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S & P: Bank Profits Could Crash 70%

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http://business.timesonline.co.uk/tol/busi...icle2351310.ece

The Times

August 30, 2007

S&P warns of investment bank fallout should 1998 be repeated

Patrick "Padders" Hosking
Profits at the big investment banks of Wall Street and the City of London will collapse by
70 per cent
in the second half if the credit crunch proves as fierce as in 1998, Standard & Poor’s said yesterday.

Looks like 1987 doesn't it? But much worse as the job losses then were primarily as a result of a bear market for stocks. When banks get into trouble.................... :o

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Guest vicmac64
http://business.timesonline.co.uk/tol/busi...icle2351310.ece

The Times

August 30, 2007

S&P warns of investment bank fallout should 1998 be repeated

Patrick "Padders" Hosking
Profits at the big investment banks of Wall Street and the City of London will collapse by
70 per cent
in the second half if the credit crunch proves as fierce as in 1998, Standard & Poor’s said yesterday.

Looks like 1987 doesn't it? But much worse as the job losses then were primarily as a result of a bear market for stocks. When banks get into trouble.................... :o

Music to my ears - now as a country we can once again get used to the FACT that to really improve our lot we've got to make lots of stuff and sell it to the rest of the world.

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The £14 million bonus figure touted earlier in the week looks in fact more like a wish list as I suggested....the old adage "if you rumour hard enough it might happen" looks like pie in the sky right now. The investment banks were the big time bonus payers. Most would have been paid in cash at 40% tax deduction. Gordo's tax teams were on to the 'smart' lot who rumour had it were being paid in such weird concoctions as vintage wine to avoid tax! Transfers from Bonus to Pension are usually tax free.

It looks as if people will be more concerned about having a job than caring about a bonus level. :huh::huh::huh:

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So their profits could drop 70% in the second half of the year.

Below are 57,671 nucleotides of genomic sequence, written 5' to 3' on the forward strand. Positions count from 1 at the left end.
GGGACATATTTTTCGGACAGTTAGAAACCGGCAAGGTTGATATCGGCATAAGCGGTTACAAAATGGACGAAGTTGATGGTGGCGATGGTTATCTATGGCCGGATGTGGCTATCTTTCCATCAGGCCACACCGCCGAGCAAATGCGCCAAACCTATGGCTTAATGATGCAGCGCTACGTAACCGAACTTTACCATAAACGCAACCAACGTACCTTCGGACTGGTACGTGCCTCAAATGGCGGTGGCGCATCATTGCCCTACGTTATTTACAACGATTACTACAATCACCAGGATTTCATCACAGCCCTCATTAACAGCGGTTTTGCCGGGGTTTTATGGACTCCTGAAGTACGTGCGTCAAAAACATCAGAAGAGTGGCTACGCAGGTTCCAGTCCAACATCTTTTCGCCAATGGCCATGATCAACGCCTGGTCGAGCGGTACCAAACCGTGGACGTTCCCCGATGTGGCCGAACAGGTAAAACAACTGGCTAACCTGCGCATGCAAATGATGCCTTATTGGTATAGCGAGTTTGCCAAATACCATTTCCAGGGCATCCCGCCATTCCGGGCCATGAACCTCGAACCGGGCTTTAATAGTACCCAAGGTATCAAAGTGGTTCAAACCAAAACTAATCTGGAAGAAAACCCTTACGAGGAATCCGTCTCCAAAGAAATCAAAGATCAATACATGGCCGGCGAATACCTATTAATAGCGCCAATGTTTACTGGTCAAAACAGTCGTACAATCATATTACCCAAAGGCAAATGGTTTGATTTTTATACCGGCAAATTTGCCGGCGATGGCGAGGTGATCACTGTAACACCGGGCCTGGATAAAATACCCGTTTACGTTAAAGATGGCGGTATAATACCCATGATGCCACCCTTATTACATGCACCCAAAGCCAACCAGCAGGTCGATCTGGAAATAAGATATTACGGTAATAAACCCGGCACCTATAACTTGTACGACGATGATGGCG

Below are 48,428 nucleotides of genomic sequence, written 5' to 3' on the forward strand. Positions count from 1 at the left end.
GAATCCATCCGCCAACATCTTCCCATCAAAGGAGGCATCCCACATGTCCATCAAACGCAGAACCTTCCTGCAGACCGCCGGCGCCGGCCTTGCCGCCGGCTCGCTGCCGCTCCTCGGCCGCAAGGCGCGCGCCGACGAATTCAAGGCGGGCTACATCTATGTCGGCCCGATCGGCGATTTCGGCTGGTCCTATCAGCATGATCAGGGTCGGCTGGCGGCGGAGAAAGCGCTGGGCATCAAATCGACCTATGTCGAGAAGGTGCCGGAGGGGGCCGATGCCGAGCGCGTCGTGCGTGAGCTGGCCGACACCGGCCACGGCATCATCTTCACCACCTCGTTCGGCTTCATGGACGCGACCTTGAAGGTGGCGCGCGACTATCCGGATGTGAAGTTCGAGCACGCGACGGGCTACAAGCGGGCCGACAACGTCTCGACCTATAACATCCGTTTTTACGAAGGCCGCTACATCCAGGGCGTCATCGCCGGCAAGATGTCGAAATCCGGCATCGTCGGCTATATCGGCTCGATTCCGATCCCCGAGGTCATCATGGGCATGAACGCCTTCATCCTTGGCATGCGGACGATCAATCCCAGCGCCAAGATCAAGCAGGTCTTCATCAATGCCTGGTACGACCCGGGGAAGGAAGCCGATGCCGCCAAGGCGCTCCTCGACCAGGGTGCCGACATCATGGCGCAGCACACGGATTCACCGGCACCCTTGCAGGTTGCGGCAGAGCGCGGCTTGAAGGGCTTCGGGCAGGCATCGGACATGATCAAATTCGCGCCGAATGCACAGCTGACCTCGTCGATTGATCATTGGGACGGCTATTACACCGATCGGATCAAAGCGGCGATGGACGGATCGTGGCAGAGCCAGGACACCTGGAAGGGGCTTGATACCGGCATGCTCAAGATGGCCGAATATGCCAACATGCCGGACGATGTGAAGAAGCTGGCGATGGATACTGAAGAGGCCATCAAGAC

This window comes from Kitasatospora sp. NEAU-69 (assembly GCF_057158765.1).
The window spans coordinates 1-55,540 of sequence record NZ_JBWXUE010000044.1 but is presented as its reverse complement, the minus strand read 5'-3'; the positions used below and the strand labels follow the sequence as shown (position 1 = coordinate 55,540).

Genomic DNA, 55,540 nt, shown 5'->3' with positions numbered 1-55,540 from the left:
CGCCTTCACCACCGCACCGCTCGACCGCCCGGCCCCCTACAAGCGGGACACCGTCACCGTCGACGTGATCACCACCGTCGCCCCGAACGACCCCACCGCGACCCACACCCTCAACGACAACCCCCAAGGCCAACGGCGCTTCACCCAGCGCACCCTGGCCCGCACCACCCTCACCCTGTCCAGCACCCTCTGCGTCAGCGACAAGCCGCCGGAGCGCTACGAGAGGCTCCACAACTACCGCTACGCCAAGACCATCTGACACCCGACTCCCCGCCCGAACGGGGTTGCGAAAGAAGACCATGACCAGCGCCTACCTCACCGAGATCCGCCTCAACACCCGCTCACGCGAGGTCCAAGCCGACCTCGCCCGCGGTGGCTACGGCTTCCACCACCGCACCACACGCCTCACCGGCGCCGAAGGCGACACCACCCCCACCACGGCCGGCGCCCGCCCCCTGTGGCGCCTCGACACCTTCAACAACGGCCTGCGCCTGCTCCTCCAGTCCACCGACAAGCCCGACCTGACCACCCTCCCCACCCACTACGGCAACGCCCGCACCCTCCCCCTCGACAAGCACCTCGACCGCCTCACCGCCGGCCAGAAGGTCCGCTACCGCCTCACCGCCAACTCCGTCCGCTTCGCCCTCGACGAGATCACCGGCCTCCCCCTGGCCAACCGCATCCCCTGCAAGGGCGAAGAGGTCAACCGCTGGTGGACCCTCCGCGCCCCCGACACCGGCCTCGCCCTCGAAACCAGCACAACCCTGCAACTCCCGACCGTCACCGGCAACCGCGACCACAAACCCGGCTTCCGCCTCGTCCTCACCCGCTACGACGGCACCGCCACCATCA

That's profits. Not revenue. OK, they won't be happy, but they're still (according to this projection) making money. Hardly the end of the world for them. If true.

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Hardly the end of the world for them

The market will often penalise a stock when the profits stop rising. Investors' expectations of profit are dashed and they move the money somewhere else. Normally, however, the market will price the stock according to profit expectations shortly after the bad news is out. In other words, this 70% drop in profit will be factored into the equation over the next few months even before the actual drop in profit is reported. Unless the market is confident enough that the banks will be able to borrow enough to see them through the crisis.

Do many of these bonuses actually get paid in cash ?

They are usually paid in cash. And they are massive.

Edited by dellboy

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Music to my ears - now as a country we can once again get used to the FACT that to really improve our lot we've got to make lots of stuff and sell it to the rest of the world.

Now that is something we agree on :rolleyes:

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Now that is something we agree on :rolleyes:

Not sure what we are going to make though, seeing as those nice City guys have "hollowed out" the economy and moved a lot of our capacity overseas. The thing to worry about in the future is say a revaluation of the Yuan and all those nice cheap consumer goods suddenly get expensive.

Hair cut anyone?

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Music to my ears - now as a country we can once again get used to the FACT that to really improve our lot we've got to make lots of stuff and sell it to the rest of the world.

can't see this happening anytime soon. we're stuffed

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Guest Bart of Darkness
That's profits. Not revenue. OK, they won't be happy, but they're still (according to this projection) making money. Hardly the end of the world for them. If true.

I'm sure the bigwigs and any shareholders of the various investment banks concerned will be suitable reassured by such an argument.

:rolleyes:

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I'm sure the bigwigs and any shareholders of the various investment banks concerned will be suitable reassured by such an argument.